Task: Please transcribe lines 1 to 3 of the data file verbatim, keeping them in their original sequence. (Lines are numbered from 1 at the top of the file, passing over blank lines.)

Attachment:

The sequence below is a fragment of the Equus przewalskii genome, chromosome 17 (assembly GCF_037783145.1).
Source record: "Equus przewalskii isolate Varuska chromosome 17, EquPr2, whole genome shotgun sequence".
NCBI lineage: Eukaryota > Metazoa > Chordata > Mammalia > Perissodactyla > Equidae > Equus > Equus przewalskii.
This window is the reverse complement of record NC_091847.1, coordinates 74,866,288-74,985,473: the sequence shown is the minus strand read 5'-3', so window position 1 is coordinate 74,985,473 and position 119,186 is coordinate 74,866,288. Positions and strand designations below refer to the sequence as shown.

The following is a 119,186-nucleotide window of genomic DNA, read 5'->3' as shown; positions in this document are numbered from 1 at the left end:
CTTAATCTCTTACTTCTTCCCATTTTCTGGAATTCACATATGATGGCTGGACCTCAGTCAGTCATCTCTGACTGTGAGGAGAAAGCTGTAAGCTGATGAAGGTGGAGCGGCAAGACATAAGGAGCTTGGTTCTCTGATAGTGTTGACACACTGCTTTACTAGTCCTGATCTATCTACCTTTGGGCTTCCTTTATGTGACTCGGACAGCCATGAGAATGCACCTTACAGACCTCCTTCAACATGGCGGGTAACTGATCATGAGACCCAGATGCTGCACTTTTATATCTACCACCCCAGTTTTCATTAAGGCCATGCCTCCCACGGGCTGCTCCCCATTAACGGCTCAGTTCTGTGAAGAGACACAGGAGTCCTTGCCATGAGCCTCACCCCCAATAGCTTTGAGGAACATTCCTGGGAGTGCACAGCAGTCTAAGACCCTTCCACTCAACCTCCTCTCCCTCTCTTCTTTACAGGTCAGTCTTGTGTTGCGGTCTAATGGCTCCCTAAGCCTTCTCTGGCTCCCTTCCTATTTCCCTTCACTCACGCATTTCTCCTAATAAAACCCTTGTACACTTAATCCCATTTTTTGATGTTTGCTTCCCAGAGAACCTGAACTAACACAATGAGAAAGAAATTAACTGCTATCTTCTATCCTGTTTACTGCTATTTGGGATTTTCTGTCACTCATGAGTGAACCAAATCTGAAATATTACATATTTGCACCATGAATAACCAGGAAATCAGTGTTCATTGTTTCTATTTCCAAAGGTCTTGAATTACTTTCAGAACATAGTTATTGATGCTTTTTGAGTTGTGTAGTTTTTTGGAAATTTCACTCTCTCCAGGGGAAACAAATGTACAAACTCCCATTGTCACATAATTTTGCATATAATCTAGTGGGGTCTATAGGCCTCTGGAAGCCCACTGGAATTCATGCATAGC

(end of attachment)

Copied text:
The sequence below is a fragment of the Equus przewalskii genome, chromosome 17 (assembly GCF_037783145.1).
Source record: "Equus przewalskii isolate Varuska chromosome 17, EquPr2, whole genome shotgun sequence".
NCBI lineage: Eukaryota > Metazoa > Chordata > Mammalia > Perissodactyla > Equidae > Equus > Equus przewalskii.